If you’re a Dodger fan, or a baseball fan, you need to check it out — I know many of you already have.

Now Dodger Thoughts is a multi-media empire — you can get Dodger Thoughts in old-fashioned book form, the Best of Dodger Thoughts. One of the best parts is not only do you get the great posts, what makes Dodger Thoughts special is the great community of commenters, and the best of those comments also are in the book.

I don’t throw out a lot of book recommendations (although I will say if your thinking of buying the new Nick Hornby, let me save you the time as I just finished it last night — it’s not that great), but this is one I’ve already ordered. Jon is the dean of LA sports bloggers, the best out there (and the guy that inspired the tone and tenor of this site) and it’s the one book where I’ve already read everything in it and still want to own it.

Wilt, 1962, Reviewed

Kurt —  August 19, 2005

There may be no more mythically intimidating player in the history of basketball than Wilt Chamberlain. And 1962 was the year of his most famed achievement, the 100 point game. That’s at the heart of a new book by Gary Pomerantz, who looks at Wilt in that year and in the context of those times. Scott Thompson — who posters here know as Gatinho, one of the most insightful and regular commenters on this site — read the book while on vacation and has written a review. (Why he was reading a book while in Brazil is another question for another day.) I’m proud to post it here, and I think it’s safe to say he recommends it.

“The Hershey Sports Arena had aged like Dorian Gray: not at all…” When reading a sports book, an avid reader of many genres’ (or an English teacher’s) first thoughts as they begin are, “Is this going to be a sports novel that takes a stab at the literary or a piece of literature that happens to be about sports.” Pomerantz strikes a balance melding story-telling with poignant historical and social insights, sweetened with a load of head scratching Wilt stats some of which you just can’t get your head around (55 rebounds in a game against Bill Russell, allegedly a better rebounder).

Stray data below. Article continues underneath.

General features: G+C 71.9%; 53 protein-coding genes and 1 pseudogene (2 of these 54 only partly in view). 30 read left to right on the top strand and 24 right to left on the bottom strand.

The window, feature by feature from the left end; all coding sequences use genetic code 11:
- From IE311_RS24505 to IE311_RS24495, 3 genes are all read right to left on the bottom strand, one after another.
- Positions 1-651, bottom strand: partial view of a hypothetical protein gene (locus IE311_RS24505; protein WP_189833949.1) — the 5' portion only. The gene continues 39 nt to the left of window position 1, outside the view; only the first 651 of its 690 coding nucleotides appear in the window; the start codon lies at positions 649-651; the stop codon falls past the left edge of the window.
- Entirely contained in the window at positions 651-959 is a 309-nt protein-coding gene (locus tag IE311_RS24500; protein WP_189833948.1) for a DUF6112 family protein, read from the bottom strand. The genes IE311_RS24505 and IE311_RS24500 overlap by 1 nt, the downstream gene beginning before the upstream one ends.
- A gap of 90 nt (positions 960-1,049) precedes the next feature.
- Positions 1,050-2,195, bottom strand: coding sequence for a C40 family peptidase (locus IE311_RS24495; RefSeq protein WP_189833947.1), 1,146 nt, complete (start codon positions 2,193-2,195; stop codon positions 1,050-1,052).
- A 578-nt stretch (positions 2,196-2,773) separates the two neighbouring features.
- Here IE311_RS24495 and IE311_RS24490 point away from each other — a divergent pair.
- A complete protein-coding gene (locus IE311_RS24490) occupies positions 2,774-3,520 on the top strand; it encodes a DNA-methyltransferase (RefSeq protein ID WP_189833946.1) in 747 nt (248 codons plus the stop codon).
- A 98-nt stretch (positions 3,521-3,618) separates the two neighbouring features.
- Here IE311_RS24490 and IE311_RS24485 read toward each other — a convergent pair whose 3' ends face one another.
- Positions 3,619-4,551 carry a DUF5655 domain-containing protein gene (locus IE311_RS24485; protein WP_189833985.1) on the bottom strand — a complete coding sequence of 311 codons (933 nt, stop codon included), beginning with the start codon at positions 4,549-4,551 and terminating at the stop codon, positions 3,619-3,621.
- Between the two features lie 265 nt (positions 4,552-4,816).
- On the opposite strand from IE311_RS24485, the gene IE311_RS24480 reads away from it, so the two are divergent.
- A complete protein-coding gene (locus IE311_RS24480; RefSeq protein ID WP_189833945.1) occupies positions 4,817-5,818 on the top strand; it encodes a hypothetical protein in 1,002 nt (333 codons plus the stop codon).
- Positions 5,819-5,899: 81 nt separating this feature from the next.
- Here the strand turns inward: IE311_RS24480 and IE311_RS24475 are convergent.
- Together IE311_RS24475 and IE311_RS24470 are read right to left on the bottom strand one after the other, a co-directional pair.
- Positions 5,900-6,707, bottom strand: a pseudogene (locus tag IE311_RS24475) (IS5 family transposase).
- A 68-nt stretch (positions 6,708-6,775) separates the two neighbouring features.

In the legendary 100-point game, Wilt handled the ball 125 times, had 63 shots, 32 free throws, 25 rebounds, and played all 48 minutes. The previous record was 73 points (also Wilt´s) in triple overtime. No player has gone over 75 since that night and the last player who came close in recent history was David Robinson with 71 and he had the help of the Clippers. Only four players have broken 70: David Thompson, Wilt, Robinson, and the original Laker gunner, Elgin Baylor.

Wilt,1962, by Gary Pomerantz, was reflective of the format that Jane Leavy used in her 2003 book “Sandy Koufax: A Lefty’s Legacy” chronicling Koufax´s perfect game set against the backdrop of the Watts riots. Alternating chapters, she moved from a pitch by pitch recount of the Game to chapters about Koufax and his social relevance as an icon of the Jewish Community. Alternating between insights into the characters involved in this John Henry style achievement and a minute by minute recap of the contest, Pomerantz mimics this style in his painstakingly researched novel analyzing “The Night of 100 points and the Dawn of a New Era.”

In arguing about the ability of a Shaq against a Wilt or Bill Russell, I always griped that, “Wilt was playing against a league that was on average 5 to 6 inches shorter than it is today.” Thus diminishing the efforts of Wilt with visions of an adult playing against a child on an 8 foot rim. But Pomerantz’s account lifted away those misconceptions and showed what a workman-like, lunch pail and hard hat effort this really was. Had he not missed the lay up, he would have scored the 99th and 100th points on a steal of the inbounds pass. Elgin Baylor, who predicted that Wilt would score a hundred in an interview with Chick Hearn just a month before he did, and Jerry West, whose 63 that year (24 in the third quarter, a Laker record) against the same pathetic Knick team that Wilt got historic on, are mentioned prominently in the book as the only two players of the time who could be mentioned in the same conversations about scoring as Wilt.

Laker fans will also recognize Dipperisms (Pomerantz calls him the Dipper throughout the book being as that was what Wilt preferred — he hated “The Stilt”) like “my boom-boom move” and “no one roots for Goliath” as having been “bitten” by one 340 pound South Beach resident.

Finally, Pomerantz unveils the NBA´s unwritten racial code of the time concerning African-American players and their implicit playing restrictions: “One at home, two on the road, and three if you are losing.” He places that into the context of the present NBA and its continuing difficulty of appealing to middle America. Interestingly, the criticism of the NBA then was that they were scoring too many points and that the average American Joe couldn’t relate to the “glandular goons” who were taking over the game. Sadly, to this day the same types of criticisms exist, dripping with their thinly veiled racial undertones,(lack of fundamentals, a one on one game, the playground/Spostscenter highlight reel influence) as echoes of the NBA´s past and the shift caused by The Dipper’s seminal performance penetrate the modern game.

If you want to check out the box score from Wilt’s big game, here it is.